On the day that Roe v. Wade was overthrown, Necesito Abortar had 70 women from the United States notify him on Facebook. Many of the women who request abortions are from Texas.
Austin, Texas – Editor’s Note: Quotations are translated from Spanish.
From her home in Mexico, Sandra Cardona Alanís helps women perform abortions in their own homes.
“We are not second-class citizens and no one has any reason to deny us the right to make decisions about our bodies,” Cardona Alanís said.
Cardona Alanís founded the volunteer network Necesito Abortion with its co-founder six years ago, introduced women in Mexico to abortion drugs online and over the phone.
For Cardona Alanís, it’s personal because she knows how these women feel.
“My abortion was due to a rape because my ex-partner hit me,” she said. “So I don’t want a woman to be unable to have an abortion for any reason.”
The group had always focused on ministering to Mexican women, but on the day Roe v. Wade, they received an influx of social media messages from women across the United States.
“On the day the verdict was passed, we received more than 70 messages. The women panicked, they were afraid. Seventy messages on Facebook,” she said over the phone.”
She said many of the women weren’t actually pregnant but wanted the drug, just in case. Some were afraid to even say the word abortion because of state abortion laws in the United States.
“You don’t mention the word abortion,” she said. “You don’t mention, ‘I want to terminate my pregnancy.’ They are very afraid.”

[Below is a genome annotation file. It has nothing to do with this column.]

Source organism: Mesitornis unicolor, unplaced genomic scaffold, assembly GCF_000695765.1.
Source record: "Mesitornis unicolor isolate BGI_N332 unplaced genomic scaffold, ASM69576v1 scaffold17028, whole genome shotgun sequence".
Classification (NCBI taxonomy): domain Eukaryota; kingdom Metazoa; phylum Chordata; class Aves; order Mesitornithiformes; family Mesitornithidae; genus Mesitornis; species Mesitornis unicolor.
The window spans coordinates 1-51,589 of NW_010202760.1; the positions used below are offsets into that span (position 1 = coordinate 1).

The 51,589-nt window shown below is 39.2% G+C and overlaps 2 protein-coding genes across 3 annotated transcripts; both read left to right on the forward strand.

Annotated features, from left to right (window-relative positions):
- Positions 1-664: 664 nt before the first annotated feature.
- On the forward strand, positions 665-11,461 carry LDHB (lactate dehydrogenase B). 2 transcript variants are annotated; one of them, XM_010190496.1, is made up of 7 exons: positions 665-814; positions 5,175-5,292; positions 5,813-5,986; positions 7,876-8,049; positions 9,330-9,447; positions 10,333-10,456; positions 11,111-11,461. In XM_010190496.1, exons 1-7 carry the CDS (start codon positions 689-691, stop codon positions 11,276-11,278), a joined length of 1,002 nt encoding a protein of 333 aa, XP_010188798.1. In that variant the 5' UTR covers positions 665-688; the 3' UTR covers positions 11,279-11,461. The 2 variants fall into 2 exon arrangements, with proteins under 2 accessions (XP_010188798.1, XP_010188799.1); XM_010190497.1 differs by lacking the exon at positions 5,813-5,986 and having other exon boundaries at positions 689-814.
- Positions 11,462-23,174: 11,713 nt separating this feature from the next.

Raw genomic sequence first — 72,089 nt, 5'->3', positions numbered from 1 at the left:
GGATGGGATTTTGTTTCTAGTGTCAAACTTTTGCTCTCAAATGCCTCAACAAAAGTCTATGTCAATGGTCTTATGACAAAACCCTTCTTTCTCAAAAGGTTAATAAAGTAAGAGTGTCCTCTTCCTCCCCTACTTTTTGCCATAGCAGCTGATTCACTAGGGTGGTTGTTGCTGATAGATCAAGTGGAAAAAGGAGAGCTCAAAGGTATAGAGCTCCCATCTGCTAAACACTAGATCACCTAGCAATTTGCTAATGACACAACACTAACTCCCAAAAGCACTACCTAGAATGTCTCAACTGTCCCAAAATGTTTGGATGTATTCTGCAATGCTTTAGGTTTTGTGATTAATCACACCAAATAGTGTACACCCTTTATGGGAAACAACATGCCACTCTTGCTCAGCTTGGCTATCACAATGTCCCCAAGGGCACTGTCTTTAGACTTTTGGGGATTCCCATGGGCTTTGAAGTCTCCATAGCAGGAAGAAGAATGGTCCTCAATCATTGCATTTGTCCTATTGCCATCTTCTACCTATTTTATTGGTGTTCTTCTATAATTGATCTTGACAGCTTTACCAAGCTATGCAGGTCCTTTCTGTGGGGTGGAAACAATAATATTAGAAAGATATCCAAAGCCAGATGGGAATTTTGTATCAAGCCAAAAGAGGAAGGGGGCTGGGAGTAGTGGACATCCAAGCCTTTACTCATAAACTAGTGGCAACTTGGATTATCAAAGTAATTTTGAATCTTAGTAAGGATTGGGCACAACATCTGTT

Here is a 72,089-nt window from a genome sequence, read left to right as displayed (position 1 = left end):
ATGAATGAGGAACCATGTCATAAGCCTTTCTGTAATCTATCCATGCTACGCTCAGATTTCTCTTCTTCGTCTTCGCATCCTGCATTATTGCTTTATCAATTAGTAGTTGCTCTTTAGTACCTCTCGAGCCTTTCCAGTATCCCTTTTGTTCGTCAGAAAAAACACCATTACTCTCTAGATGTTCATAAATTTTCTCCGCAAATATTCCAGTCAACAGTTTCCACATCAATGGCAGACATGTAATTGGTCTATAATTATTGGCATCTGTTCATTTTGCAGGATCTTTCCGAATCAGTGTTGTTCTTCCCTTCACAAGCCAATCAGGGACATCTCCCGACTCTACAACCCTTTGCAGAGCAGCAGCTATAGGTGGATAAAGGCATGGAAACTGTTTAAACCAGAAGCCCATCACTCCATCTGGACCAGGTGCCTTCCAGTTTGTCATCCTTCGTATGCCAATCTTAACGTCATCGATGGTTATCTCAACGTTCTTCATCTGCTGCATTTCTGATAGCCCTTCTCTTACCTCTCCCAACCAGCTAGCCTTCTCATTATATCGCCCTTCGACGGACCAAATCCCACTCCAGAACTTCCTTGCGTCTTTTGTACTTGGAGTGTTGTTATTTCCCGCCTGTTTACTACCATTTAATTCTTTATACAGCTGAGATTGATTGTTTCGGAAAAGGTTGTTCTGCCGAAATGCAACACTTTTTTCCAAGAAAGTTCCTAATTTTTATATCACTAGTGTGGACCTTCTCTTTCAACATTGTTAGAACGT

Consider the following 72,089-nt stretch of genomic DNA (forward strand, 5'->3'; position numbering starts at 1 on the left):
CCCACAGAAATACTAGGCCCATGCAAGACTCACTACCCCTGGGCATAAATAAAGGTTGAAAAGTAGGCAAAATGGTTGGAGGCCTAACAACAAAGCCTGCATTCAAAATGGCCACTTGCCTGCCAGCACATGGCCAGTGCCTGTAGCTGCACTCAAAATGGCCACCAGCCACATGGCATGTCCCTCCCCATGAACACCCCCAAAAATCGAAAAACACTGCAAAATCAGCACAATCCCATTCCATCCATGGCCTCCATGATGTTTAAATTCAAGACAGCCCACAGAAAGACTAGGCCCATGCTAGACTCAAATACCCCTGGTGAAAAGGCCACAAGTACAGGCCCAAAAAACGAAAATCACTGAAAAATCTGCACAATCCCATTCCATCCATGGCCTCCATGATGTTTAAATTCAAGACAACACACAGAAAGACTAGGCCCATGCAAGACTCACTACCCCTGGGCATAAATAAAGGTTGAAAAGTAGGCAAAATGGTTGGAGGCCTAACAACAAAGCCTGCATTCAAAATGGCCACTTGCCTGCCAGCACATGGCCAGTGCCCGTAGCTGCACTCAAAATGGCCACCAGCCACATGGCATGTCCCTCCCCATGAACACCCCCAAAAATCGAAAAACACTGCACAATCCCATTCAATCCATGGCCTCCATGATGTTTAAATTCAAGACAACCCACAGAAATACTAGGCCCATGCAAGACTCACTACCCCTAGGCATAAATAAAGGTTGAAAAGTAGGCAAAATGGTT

So many Americans now call Necesito Abortar that she created two new positions to focus solely on helping American women. The voluntary organization consists of a total of 20 people.
“The phone calls started, people spoke English and we can’t speak English,” she said of the first calls from women in the United States. “They wrote, very scared, very desperate.”
Many of the women texting and calling are straight from Texas.
“A lot, a lot,” she said of Texas women reaching out for help. “We sent them the medicines, others came. Those who can come, do. Others have sent someone or have family here,” she said.
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She said that the drugs Necesito Abortar will be erased by the World Health Organization (WHO) considered safe for home use. The drugs they use are mifepristone and misoprostol, which are FDA-approved as safe for home use even up to ten weeks after the onset of pregnancy. Although she knows it’s illegal to ship abortion pills to Texas, she believes other laws protect her.
“That’s right,” she said. “There’s a law like that, but there’s also a law that protects people’s privacy and they can’t pick up the mail.”
In some Mexican states, women can access certain abortion pills without a prescription.
“It’s sold in a pharmacy.” She said. “In fact, there are women who go across the border and buy it in Mexican pharmacies. So easy.”
Easy for those who can get there. For those who cannot, she said Necesito Abortar is there to help them access abortion treatments.
“I think no woman should be left without her rights and that is a right,” she said.
Watch the full interview with Sandra Cardona Alanís here:
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https://www.kvue.com/article/news/local/texas/texas-women-mexican-volunteer-network-access-abortion-care-necesito-abortar/269-f568a329-7d75-4883-b906-62663ad0f20c Texas women are turning to a Mexican volunteer network for access to abortion treatments